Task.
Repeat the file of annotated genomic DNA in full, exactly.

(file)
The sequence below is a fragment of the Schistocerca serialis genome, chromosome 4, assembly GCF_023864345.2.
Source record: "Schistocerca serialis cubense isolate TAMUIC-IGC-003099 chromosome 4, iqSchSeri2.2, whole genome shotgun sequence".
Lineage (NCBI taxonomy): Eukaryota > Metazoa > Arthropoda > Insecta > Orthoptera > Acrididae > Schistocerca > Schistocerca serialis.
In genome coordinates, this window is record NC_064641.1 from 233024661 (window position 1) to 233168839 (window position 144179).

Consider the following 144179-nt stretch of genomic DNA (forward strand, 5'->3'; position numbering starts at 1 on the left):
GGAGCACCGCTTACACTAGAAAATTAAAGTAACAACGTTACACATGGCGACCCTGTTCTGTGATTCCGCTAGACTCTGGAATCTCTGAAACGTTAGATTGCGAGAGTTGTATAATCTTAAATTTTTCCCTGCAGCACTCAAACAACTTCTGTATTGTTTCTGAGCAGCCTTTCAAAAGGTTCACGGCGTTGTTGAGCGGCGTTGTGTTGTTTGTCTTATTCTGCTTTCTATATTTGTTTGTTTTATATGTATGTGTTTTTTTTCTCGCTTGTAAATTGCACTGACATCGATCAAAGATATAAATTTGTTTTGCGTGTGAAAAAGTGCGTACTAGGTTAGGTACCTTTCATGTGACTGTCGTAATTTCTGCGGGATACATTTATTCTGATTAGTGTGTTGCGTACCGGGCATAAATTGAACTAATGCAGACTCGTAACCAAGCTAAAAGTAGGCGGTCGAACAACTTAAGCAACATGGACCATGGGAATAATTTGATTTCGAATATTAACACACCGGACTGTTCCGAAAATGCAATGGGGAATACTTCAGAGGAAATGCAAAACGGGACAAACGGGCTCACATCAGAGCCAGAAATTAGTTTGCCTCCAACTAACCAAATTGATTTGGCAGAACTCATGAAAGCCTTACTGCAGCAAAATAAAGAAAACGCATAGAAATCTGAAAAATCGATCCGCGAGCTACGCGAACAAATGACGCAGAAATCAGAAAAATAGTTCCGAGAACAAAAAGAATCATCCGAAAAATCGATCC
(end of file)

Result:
The sequence below is a fragment of the Schistocerca serialis genome, chromosome 4, assembly GCF_023864345.2.
Source record: "Schistocerca serialis cubense isolate TAMUIC-IGC-003099 chromosome 4, iqSchSeri2.2, whole genome shotgun sequence".
Lineage (NCBI taxonomy): Eukaryota > Metazoa > Arthropoda > Insecta > Orthoptera > Acrididae > Schistocerca > Schistocerca serialis.
In genome coordinates, this window is record NC_064641.1 from 233024661 (window position 1) to 233168839 (window position 144179).

Consider the following 144179-nt stretch of genomic DNA (forward strand, 5'->3'; position numbering starts at 1 on the left):
GGAGCACCGCTTACACTAGAAAATTAAAGTAACAACGTTACACATGGCGACCCTGTTCTGTGATTCCGCTAGACTCTGGAATCTCTGAAACGTTAGATTGCGAGAGTTGTATAATCTTAAATTTTTCCCTGCAGCACTCAAACAACTTCTGTATTGTTTCTGAGCAGCCTTTCAAAAGGTTCACGGCGTTGTTGAGCGGCGTTGTGTTGTTTGTCTTATTCTGCTTTCTATATTTGTTTGTTTTATATGTATGTGTTTTTTTTCTCGCTTGTAAATTGCACTGACATCGATCAAAGATATAAATTTGTTTTGCGTGTGAAAAAGTGCGTACTAGGTTAGGTACCTTTCATGTGACTGTCGTAATTTCTGCGGGATACATTTATTCTGATTAGTGTGTTGCGTACCGGGCATAAATTGAACTAATGCAGACTCGTAACCAAGCTAAAAGTAGGCGGTCGAACAACTTAAGCAACATGGACCATGGGAATAATTTGATTTCGAATATTAACACACCGGACTGTTCCGAAAATGCAATGGGGAATACTTCAGAGGAAATGCAAAACGGGACAAACGGGCTCACATCAGAGCCAGAAATTAGTTTGCCTCCAACTAACCAAATTGATTTGGCAGAACTCATGAAAGCCTTACTGCAGCAAAATAAAGAAAACGCATAGAAATCTGAAAAATCGATCCGCGAGCTACGCGAACAAATGACGCAGAAATCAGAAAAATAGTTCCGAGAACAAAAAGAATCATCCGAAAAATCGATCC